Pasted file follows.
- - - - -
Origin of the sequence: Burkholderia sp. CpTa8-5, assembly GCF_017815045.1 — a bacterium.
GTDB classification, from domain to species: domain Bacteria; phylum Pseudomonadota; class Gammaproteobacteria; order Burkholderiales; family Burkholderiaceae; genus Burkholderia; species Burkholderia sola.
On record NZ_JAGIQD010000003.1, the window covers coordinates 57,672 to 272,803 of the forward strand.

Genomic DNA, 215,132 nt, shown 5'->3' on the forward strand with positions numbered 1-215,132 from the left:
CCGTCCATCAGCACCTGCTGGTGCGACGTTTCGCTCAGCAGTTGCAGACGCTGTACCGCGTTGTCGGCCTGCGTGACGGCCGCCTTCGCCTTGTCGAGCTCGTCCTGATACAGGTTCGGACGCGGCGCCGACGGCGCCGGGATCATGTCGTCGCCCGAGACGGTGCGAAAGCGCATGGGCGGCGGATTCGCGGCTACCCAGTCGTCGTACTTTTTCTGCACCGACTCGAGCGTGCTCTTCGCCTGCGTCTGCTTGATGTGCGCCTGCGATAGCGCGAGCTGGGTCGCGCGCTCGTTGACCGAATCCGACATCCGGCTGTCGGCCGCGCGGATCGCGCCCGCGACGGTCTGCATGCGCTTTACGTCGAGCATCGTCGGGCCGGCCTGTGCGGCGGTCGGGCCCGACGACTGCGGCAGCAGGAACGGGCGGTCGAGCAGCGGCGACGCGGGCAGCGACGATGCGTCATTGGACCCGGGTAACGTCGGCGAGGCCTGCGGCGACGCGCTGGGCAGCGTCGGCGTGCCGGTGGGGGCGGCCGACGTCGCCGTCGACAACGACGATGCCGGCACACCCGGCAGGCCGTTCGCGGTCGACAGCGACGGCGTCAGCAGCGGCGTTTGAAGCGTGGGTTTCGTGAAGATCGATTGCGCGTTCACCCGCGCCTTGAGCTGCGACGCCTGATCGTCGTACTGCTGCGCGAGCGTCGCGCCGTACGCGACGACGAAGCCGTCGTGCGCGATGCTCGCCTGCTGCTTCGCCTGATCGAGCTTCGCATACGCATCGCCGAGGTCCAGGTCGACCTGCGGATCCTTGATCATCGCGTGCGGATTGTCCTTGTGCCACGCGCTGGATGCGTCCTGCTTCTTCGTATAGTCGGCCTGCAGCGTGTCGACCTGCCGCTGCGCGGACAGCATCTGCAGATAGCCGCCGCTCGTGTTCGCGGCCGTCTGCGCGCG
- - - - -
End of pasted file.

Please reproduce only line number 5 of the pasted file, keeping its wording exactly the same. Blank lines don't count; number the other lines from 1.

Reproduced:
CCGTCCATCAGCACCTGCTGGTGCGACGTTTCGCTCAGCAGTTGCAGACGCTGTACCGCGTTGTCGGCCTGCGTGACGGCCGCCTTCGCCTTGTCGAGCTCGTCCTGATACAGGTTCGGACGCGGCGCCGACGGCGCCGGGATCATGTCGTCGCCCGAGACGGTGCGAAAGCGCATGGGCGGCGGATTCGCGGCTACCCAGTCGTCGTACTTTTTCTGCACCGACTCGAGCGTGCTCTTCGCCTGCGTCTGCTTGATGTGCGCCTGCGATAGCGCGAGCTGGGTCGCGCGCTCGTTGACCGAATCCGACATCCGGCTGTCGGCCGCGCGGATCGCGCCCGCGACGGTCTGCATGCGCTTTACGTCGAGCATCGTCGGGCCGGCCTGTGCGGCGGTCGGGCCCGACGACTGCGGCAGCAGGAACGGGCGGTCGAGCAGCGGCGACGCGGGCAGCGACGATGCGTCATTGGACCCGGGTAACGTCGGCGAGGCCTGCGGCGACGCGCTGGGCAGCGTCGGCGTGCCGGTGGGGGCGGCCGACGTCGCCGTCGACAACGACGATGCCGGCACACCCGGCAGGCCGTTCGCGGTCGACAGCGACGGCGTCAGCAGCGGCGTTTGAAGCGTGGGTTTCGTGAAGATCGATTGCGCGTTCACCCGCGCCTTGAGCTGCGACGCCTGATCGTCGTACTGCTGCGCGAGCGTCGCGCCGTACGCGACGACGAAGCCGTCGTGCGCGATGCTCGCCTGCTGCTTCGCCTGATCGAGCTTCGCATACGCATCGCCGAGGTCCAGGTCGACCTGCGGATCCTTGATCATCGCGTGCGGATTGTCCTTGTGCCACGCGCTGGATGCGTCCTGCTTCTTCGTATAGTCGGCCTGCAGCGTGTCGACCTGCCGCTGCGCGGACAGCATCTGCAGATAGCCGCCGCTCGTGTTCGCGGCCGTCTGCGCGCG